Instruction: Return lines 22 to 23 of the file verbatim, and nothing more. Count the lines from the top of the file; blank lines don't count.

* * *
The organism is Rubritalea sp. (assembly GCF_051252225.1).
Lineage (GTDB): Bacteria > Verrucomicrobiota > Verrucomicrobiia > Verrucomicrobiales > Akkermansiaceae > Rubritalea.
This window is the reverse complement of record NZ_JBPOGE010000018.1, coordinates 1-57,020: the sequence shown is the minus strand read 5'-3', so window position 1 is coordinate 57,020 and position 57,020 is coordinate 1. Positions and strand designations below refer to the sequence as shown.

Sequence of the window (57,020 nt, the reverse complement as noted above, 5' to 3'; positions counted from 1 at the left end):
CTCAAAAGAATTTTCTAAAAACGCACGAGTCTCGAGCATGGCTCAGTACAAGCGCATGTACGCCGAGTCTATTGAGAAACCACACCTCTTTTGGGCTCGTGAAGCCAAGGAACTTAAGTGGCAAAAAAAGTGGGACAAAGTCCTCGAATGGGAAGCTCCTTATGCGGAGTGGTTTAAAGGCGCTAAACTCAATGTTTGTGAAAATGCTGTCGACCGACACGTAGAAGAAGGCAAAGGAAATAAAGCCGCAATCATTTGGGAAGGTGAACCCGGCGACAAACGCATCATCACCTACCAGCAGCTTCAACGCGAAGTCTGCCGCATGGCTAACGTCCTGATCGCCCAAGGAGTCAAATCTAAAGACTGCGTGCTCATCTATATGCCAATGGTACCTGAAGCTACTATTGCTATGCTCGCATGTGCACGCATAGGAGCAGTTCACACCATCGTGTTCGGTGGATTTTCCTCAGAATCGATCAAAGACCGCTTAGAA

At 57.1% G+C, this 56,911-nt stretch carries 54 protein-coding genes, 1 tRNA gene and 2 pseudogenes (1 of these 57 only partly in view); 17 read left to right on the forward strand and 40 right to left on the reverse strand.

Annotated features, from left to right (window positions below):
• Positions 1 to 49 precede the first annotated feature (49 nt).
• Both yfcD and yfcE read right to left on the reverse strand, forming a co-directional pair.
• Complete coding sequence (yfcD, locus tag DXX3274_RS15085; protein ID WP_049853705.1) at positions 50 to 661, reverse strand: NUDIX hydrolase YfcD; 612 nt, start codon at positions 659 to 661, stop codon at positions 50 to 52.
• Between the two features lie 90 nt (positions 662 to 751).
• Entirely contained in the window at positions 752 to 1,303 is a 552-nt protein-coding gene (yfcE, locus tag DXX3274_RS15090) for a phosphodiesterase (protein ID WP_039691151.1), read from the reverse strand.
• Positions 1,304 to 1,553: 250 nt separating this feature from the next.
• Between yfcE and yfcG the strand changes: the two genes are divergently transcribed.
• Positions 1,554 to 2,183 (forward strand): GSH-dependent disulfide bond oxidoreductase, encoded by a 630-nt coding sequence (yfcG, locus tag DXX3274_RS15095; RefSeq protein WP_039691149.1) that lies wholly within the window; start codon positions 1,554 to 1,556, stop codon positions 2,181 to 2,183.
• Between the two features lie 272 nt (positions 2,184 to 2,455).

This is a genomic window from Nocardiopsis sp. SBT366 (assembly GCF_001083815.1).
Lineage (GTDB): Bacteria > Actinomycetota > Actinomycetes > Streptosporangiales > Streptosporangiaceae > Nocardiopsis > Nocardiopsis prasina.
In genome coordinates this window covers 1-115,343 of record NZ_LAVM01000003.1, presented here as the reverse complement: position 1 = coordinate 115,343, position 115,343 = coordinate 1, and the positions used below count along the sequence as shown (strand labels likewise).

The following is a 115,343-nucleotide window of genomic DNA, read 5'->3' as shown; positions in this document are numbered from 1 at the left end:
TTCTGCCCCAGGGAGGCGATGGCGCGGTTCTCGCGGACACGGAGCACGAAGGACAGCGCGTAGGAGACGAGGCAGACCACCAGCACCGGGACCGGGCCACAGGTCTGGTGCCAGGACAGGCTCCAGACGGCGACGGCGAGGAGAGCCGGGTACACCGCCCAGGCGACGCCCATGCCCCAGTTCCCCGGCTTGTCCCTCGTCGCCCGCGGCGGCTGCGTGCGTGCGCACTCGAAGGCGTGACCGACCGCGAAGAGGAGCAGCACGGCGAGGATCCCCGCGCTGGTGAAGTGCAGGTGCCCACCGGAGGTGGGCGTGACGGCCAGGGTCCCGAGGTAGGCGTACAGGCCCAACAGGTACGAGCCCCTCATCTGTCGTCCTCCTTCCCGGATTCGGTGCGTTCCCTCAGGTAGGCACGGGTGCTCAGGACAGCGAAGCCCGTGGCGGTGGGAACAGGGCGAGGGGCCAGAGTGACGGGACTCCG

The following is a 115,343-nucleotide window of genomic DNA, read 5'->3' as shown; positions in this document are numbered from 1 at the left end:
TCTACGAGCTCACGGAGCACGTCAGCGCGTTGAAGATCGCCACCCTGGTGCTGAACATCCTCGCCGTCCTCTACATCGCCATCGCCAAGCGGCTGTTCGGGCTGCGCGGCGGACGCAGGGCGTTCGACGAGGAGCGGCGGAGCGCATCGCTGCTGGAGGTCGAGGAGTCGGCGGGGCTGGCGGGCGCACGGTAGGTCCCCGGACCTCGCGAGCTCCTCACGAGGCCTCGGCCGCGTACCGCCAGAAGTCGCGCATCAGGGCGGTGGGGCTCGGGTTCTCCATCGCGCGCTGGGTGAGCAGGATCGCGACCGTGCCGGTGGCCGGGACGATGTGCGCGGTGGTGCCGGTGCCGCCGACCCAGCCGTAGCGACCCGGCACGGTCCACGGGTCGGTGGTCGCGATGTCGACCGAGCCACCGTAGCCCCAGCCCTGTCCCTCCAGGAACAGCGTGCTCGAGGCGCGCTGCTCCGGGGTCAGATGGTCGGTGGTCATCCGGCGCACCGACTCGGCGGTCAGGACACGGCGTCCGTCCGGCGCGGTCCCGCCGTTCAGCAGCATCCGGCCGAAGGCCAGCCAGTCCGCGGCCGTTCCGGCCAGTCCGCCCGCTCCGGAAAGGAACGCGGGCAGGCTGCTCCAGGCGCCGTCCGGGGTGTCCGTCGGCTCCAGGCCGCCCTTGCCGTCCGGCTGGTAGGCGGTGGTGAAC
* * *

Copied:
The following is a 115,343-nucleotide window of genomic DNA, read 5'->3' as shown; positions in this document are numbered from 1 at the left end:
TCTACGAGCTCACGGAGCACGTCAGCGCGTTGAAGATCGCCACCCTGGTGCTGAACATCCTCGCCGTCCTCTACATCGCCATCGCCAAGCGGCTGTTCGGGCTGCGCGGCGGACGCAGGGCGTTCGACGAGGAGCGGCGGAGCGCATCGCTGCTGGAGGTCGAGGAGTCGGCGGGGCTGGCGGGCGCACGGTAGGTCCCCGGACCTCGCGAGCTCCTCACGAGGCCTCGGCCGCGTACCGCCAGAAGTCGCGCATCAGGGCGGTGGGGCTCGGGTTCTCCATCGCGCGCTGGGTGAGCAGGATCGCGACCGTGCCGGTGGCCGGGACGATGTGCGCGGTGGTGCCGGTGCCGCCGACCCAGCCGTAGCGACCCGGCACGGTCCACGGGTCGGTGGTCGCGATGTCGACCGAGCCACCGTAGCCCCAGCCCTGTCCCTCCAGGAACAGCGTGCTCGAGGCGCGCTGCTCCGGGGTCAGATGGTCGGTGGTCATCCGGCGCACCGACTCGGCGGTCAGGACACGGCGTCCGTCCGGCGCGGTCCCGCCGTTCAGCAGCATCCGGCCGAAGGCCAGCCAGTCCGCGGCCGTTCCGGCCAGTCCGCCCGCTCCGGAAAGGAACGCGGGCAGGCTGCTCCAGGCGCCGTCCGGGGTGTCCGTCGGCTCCAGGCCGCCCTTGCCGTCCGGCTGGTAGGCGGTGGTGAAC